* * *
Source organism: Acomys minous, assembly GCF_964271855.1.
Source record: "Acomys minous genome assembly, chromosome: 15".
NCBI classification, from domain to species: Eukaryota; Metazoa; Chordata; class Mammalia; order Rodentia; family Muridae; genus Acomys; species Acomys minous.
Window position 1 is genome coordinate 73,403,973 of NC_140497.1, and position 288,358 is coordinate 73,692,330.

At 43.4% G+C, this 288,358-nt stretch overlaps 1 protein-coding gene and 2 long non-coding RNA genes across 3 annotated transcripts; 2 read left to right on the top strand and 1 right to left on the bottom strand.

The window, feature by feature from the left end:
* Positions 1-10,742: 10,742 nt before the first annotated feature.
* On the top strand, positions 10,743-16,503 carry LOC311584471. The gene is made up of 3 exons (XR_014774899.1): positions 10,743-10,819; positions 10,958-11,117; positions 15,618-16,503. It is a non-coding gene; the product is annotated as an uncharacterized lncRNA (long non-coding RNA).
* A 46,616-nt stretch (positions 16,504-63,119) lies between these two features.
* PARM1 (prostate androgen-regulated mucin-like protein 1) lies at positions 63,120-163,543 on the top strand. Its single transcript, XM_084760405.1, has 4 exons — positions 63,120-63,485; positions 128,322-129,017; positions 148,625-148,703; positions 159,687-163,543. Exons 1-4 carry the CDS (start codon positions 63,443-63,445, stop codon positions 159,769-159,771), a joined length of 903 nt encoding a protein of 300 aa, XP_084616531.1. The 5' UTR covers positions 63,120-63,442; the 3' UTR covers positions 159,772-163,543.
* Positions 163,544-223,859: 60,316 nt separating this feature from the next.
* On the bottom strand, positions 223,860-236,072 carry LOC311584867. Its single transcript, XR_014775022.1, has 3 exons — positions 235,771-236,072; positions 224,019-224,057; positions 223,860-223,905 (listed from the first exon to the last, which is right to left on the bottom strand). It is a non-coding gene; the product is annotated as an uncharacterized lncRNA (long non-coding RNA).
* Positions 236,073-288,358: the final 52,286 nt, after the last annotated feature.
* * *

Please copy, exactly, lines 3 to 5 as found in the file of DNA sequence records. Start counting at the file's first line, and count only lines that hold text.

NCBI classification, from domain to species: Eukaryota; Metazoa; Chordata; class Mammalia; order Rodentia; family Muridae; genus Acomys; species Acomys minous.
Window position 1 is genome coordinate 73,403,973 of NC_140497.1, and position 288,358 is coordinate 73,692,330.

At 43.4% G+C, this 288,358-nt stretch overlaps 1 protein-coding gene and 2 long non-coding RNA genes across 3 annotated transcripts; 2 read left to right on the top strand and 1 right to left on the bottom strand.